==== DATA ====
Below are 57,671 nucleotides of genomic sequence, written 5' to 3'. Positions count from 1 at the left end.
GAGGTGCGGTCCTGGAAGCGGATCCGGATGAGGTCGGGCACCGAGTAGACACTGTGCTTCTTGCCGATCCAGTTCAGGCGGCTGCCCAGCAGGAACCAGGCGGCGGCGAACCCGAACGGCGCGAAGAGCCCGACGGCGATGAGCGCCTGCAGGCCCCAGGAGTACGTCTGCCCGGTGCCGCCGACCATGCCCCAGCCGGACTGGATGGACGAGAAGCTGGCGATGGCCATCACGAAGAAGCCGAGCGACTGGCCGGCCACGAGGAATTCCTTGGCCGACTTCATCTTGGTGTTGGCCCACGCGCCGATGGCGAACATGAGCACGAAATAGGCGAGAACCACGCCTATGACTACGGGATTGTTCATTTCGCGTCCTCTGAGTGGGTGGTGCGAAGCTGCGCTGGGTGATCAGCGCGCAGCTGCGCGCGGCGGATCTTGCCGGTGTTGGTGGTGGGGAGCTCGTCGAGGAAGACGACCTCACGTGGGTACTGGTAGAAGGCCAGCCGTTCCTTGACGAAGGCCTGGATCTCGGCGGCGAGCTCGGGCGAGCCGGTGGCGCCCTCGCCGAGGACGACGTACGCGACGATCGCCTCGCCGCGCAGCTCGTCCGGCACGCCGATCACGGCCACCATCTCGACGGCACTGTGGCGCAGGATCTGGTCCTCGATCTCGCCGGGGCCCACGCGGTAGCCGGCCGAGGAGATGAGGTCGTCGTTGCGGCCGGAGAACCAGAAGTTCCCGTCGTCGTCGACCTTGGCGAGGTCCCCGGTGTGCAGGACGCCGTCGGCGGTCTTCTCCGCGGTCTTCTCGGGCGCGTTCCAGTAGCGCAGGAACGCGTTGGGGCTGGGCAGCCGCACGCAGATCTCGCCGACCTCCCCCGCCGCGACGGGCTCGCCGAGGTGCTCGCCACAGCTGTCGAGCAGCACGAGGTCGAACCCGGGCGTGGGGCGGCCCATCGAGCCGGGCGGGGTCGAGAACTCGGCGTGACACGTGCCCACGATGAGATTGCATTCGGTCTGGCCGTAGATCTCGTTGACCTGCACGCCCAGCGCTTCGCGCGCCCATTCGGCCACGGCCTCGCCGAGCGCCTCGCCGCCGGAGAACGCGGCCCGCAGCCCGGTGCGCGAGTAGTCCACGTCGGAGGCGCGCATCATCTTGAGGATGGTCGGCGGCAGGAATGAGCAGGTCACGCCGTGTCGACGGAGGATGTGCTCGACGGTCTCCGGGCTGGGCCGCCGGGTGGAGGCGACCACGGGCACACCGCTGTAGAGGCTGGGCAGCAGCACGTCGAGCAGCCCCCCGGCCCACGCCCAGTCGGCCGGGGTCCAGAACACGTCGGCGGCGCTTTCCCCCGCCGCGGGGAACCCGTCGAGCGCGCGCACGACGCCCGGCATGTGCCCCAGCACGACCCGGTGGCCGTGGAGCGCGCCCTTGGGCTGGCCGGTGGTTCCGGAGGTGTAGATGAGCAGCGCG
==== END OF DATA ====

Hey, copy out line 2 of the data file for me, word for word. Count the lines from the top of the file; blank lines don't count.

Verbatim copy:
GAGGTGCGGTCCTGGAAGCGGATCCGGATGAGGTCGGGCACCGAGTAGACACTGTGCTTCTTGCCGATCCAGTTCAGGCGGCTGCCCAGCAGGAACCAGGCGGCGGCGAACCCGAACGGCGCGAAGAGCCCGACGGCGATGAGCGCCTGCAGGCCCCAGGAGTACGTCTGCCCGGTGCCGCCGACCATGCCCCAGCCGGACTGGATGGACGAGAAGCTGGCGATGGCCATCACGAAGAAGCCGAGCGACTGGCCGGCCACGAGGAATTCCTTGGCCGACTTCATCTTGGTGTTGGCCCACGCGCCGATGGCGAACATGAGCACGAAATAGGCGAGAACCACGCCTATGACTACGGGATTGTTCATTTCGCGTCCTCTGAGTGGGTGGTGCGAAGCTGCGCTGGGTGATCAGCGCGCAGCTGCGCGCGGCGGATCTTGCCGGTGTTGGTGGTGGGGAGCTCGTCGAGGAAGACGACCTCACGTGGGTACTGGTAGAAGGCCAGCCGTTCCTTGACGAAGGCCTGGATCTCGGCGGCGAGCTCGGGCGAGCCGGTGGCGCCCTCGCCGAGGACGACGTACGCGACGATCGCCTCGCCGCGCAGCTCGTCCGGCACGCCGATCACGGCCACCATCTCGACGGCACTGTGGCGCAGGATCTGGTCCTCGATCTCGCCGGGGCCCACGCGGTAGCCGGCCGAGGAGATGAGGTCGTCGTTGCGGCCGGAGAACCAGAAGTTCCCGTCGTCGTCGACCTTGGCGAGGTCCCCGGTGTGCAGGACGCCGTCGGCGGTCTTCTCCGCGGTCTTCTCGGGCGCGTTCCAGTAGCGCAGGAACGCGTTGGGGCTGGGCAGCCGCACGCAGATCTCGCCGACCTCCCCCGCCGCGACGGGCTCGCCGAGGTGCTCGCCACAGCTGTCGAGCAGCACGAGGTCGAACCCGGGCGTGGGGCGGCCCATCGAGCCGGGCGGGGTCGAGAACTCGGCGTGACACGTGCCCACGATGAGATTGCATTCGGTCTGGCCGTAGATCTCGTTGACCTGCACGCCCAGCGCTTCGCGCGCCCATTCGGCCACGGCCTCGCCGAGCGCCTCGCCGCCGGAGAACGCGGCCCGCAGCCCGGTGCGCGAGTAGTCCACGTCGGAGGCGCGCATCATCTTGAGGATGGTCGGCGGCAGGAATGAGCAGGTCACGCCGTGTCGACGGAGGATGTGCTCGACGGTCTCCGGGCTGGGCCGCCGGGTGGAGGCGACCACGGGCACACCGCTGTAGAGGCTGGGCAGCAGCACGTCGAGCAGCCCCCCGGCCCACGCCCAGTCGGCCGGGGTCCAGAACACGTCGGCGGCGCTTTCCCCCGCCGCGGGGAACCCGTCGAGCGCGCGCACGACGCCCGGCATGTGCCCCAGCACGACCCGGTGGCCGTGGAGCGCGCCCTTGGGCTGGCCGGTGGTTCCGGAGGTGTAGATGAGCAGCGCG